Although using the nom de plume of ‘the Latrobes’, the Sark guide was written by two young brothers, Geoffrey and Leslie La Trobe Foster. They were the children of a barrister from Eccles in Lancashire, Arthur La Trobe Foster and his wife Amy Constance Carter. The family had moved from Lancashire to Dover on Arthur’s retirement. The boys spent three successive holidays on the Island of Sark between 1911 and 1913 with their mother. They would have been 15 and 19 respectively on their first visit and were clearly keen explorers of the Sark coastline.
In the late Victorian era, hiking and scrambling in the countryside became very popular. The boys would almost certainly have had access to a previous publication on the outdoor exploration of Sark, ‘Scrambles in Sark’ which was published in 1861 by W.B.Woolnough. When they published their own guide in 1914, Leslie would have been 23 and Geoffrey 18, and this comes across in the freshness and charm of the prose. The book was printed just as the world was about to change forever, with the outbreak of the Great War. Both brothers signed up for the military service, Leslie in November 1914. He served as a Lieutenant in the Royal Marines. Geoffrey signed up in 1916, became a Second Lieutenant in the Royal Fusiliers, was wounded in February 1917 and demobilized in 1920. Both brothers survived the war. Lesley served for a second time in the Royal Marines in the Second World War, and died in 1952. Geoffrey became a teacher, later becoming headmaster of the Bow School, Durham, and lived to the ripe old age of 88, dying in 1984 in Claro, north Yorkshire.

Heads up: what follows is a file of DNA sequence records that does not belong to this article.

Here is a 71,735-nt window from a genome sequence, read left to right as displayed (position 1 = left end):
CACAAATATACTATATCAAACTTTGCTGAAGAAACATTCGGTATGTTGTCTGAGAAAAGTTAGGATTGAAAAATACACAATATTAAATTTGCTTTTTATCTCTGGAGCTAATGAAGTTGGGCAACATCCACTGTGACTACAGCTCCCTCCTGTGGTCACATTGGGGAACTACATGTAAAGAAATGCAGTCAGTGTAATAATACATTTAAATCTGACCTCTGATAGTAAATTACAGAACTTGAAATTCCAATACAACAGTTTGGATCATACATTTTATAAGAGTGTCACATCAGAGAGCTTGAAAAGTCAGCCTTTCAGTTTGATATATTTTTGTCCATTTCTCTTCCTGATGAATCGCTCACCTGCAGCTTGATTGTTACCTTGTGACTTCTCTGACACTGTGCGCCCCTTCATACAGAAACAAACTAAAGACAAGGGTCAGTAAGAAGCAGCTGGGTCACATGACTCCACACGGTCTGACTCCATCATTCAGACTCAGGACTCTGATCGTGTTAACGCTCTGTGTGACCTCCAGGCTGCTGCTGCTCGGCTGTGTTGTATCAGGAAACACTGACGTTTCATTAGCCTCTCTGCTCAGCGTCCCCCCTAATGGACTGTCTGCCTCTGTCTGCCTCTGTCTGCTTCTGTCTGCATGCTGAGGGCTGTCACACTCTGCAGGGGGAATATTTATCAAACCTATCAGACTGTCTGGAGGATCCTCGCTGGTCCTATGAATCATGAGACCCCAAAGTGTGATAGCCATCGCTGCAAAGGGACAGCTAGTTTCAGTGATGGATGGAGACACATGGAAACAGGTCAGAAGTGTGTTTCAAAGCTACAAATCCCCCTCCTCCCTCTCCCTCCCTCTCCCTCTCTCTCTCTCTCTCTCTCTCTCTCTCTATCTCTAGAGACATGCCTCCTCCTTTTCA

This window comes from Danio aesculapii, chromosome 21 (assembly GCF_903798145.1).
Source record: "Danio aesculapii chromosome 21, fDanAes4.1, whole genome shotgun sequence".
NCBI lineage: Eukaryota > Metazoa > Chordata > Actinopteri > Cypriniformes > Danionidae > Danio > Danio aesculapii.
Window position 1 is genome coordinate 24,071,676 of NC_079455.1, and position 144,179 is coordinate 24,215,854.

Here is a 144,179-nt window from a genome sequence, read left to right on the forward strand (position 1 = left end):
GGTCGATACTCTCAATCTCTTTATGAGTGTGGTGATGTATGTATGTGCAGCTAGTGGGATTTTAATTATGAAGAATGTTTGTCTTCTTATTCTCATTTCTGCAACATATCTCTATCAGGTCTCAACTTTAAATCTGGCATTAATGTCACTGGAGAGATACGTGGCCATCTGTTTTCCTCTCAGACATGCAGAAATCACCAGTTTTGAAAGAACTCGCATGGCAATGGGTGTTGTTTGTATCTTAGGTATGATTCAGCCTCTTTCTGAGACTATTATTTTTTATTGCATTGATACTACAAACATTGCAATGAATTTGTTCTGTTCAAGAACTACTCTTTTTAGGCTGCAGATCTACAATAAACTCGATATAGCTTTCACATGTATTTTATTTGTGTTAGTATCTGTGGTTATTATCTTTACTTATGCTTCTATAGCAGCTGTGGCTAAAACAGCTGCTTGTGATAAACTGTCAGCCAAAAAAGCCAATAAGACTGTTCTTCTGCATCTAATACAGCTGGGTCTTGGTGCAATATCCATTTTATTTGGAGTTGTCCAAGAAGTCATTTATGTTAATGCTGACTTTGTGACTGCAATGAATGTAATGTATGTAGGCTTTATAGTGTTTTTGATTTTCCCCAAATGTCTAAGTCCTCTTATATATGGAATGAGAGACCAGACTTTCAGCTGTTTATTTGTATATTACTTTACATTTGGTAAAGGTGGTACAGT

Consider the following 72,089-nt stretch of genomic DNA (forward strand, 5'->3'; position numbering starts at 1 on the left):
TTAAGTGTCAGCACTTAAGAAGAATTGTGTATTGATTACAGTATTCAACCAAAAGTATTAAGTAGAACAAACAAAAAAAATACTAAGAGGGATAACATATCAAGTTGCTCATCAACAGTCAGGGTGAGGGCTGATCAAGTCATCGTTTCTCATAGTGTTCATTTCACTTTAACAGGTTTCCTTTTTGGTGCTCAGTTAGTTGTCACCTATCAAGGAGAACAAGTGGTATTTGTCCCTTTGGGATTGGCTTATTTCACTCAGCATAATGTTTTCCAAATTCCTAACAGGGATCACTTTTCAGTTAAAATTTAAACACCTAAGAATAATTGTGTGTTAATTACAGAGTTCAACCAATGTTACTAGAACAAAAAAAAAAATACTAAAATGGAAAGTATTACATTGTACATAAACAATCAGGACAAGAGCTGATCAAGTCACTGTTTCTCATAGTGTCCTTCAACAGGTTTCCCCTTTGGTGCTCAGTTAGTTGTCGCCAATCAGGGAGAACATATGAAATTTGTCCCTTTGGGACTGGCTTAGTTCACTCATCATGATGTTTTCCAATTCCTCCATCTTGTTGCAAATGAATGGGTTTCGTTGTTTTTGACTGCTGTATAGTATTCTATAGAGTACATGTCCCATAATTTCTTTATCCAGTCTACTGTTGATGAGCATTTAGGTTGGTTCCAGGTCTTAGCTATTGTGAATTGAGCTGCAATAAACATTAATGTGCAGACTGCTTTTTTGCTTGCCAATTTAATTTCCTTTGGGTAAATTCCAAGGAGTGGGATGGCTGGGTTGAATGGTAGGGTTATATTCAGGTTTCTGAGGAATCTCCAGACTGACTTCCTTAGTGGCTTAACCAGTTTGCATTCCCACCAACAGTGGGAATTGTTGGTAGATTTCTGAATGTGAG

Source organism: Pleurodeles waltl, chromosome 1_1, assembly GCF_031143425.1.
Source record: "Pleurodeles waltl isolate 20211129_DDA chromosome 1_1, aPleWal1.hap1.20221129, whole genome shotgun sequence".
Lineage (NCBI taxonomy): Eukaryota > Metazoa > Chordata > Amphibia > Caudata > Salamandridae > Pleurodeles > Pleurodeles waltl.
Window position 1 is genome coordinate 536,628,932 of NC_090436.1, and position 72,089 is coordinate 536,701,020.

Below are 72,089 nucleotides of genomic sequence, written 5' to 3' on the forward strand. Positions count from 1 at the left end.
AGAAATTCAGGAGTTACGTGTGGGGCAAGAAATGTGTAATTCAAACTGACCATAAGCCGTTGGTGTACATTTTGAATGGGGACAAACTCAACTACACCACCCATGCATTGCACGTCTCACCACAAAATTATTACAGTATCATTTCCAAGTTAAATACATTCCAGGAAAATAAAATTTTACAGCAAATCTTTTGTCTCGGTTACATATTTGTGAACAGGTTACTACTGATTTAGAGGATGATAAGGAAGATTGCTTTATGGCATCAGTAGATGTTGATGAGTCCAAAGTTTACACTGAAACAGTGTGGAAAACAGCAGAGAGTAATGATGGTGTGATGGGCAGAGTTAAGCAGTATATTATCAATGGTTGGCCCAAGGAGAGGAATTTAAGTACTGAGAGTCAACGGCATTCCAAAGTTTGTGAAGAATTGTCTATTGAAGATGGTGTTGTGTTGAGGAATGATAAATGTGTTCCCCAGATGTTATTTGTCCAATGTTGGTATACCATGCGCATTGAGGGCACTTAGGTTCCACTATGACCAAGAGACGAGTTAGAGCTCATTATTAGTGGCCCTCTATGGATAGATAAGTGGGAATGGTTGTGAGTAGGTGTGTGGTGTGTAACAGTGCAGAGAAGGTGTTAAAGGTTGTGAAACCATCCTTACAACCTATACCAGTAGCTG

The fact that both boys would have gone straight from publishing this account of their carefree exploration of their own idyllic island paradise, to the horrors of the First World War in the space of a few short months, lends this text an intense poignancy that still resonates today, a hundred years later.